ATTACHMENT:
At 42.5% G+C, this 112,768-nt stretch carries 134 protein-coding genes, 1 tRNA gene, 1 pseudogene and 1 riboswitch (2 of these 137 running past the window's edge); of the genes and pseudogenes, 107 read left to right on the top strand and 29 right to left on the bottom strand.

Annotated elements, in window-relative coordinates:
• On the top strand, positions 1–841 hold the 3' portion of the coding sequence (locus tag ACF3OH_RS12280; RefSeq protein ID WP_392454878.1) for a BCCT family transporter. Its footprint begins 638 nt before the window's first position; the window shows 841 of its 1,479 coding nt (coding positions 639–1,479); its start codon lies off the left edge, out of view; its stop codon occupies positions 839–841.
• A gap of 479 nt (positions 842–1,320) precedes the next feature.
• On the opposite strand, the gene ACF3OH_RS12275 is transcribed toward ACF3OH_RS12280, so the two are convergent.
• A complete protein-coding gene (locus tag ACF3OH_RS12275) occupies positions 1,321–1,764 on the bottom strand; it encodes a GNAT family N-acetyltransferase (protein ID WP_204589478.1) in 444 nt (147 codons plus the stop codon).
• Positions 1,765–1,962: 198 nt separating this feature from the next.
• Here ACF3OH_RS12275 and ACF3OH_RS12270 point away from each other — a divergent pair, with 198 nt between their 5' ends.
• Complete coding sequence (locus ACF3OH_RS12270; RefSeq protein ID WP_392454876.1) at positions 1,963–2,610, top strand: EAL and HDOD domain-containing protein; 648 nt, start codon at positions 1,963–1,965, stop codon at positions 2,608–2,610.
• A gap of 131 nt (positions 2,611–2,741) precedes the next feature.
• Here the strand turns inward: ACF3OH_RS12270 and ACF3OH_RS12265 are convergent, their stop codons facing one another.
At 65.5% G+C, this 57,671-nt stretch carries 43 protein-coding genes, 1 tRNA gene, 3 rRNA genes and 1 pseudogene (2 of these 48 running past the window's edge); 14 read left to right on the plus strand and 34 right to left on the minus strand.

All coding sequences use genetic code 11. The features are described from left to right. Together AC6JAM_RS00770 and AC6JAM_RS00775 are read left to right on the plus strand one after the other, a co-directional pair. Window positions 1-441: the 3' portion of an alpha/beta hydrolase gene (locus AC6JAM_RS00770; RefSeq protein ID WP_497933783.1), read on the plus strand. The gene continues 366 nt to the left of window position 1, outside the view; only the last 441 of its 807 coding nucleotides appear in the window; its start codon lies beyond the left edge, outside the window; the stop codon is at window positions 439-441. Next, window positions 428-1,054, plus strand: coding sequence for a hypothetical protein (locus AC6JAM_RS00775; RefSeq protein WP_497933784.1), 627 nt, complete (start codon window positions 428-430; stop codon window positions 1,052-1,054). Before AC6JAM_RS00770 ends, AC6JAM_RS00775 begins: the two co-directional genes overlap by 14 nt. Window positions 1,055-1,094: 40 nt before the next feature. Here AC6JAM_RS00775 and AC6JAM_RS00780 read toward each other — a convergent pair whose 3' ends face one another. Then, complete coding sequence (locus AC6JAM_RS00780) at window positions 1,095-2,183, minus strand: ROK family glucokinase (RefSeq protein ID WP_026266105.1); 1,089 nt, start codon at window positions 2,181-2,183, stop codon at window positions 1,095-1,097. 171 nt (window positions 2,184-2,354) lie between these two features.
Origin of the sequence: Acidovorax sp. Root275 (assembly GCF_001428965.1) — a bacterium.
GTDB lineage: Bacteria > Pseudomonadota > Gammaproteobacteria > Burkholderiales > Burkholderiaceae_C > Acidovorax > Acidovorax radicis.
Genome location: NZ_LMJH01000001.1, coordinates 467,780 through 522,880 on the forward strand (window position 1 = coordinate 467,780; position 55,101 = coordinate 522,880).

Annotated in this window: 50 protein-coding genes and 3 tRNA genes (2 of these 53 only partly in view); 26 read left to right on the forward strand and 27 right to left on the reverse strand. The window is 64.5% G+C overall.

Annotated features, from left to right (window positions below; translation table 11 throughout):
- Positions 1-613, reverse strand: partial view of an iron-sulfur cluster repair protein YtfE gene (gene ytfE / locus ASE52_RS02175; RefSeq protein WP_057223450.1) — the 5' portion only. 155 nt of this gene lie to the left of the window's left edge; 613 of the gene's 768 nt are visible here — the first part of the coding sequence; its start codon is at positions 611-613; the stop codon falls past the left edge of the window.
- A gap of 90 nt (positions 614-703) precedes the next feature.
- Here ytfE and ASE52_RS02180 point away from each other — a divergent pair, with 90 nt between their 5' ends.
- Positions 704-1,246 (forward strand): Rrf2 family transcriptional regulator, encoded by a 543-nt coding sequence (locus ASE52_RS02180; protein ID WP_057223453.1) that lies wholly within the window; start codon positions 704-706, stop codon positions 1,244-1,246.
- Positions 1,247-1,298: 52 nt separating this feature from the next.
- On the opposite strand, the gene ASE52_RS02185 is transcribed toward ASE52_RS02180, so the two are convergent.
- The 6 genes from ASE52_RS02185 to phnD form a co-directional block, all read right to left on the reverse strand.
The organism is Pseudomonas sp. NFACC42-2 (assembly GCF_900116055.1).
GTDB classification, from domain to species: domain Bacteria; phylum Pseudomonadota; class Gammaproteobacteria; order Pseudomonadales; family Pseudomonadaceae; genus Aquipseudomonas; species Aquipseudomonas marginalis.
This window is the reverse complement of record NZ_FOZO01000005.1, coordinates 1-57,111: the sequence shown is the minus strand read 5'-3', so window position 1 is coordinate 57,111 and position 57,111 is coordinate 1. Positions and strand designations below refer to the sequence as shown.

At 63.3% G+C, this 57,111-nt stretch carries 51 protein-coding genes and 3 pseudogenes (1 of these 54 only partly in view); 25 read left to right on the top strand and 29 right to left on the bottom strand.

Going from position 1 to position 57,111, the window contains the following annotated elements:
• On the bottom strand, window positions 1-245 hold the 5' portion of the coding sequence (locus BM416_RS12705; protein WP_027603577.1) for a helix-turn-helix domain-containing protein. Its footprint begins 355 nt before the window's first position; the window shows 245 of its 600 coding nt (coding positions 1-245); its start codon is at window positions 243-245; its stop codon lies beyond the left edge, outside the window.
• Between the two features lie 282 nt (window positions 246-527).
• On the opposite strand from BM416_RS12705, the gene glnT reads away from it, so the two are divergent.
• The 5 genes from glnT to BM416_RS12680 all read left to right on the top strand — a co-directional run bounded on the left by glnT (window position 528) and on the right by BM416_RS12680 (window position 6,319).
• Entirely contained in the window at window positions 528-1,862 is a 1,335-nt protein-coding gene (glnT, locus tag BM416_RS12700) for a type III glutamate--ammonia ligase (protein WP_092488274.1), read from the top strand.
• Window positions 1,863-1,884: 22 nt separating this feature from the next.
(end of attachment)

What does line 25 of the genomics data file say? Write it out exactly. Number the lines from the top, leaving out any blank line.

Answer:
- The 6 genes from ASE52_RS02185 to phnD form a co-directional block, all read right to left on the reverse strand.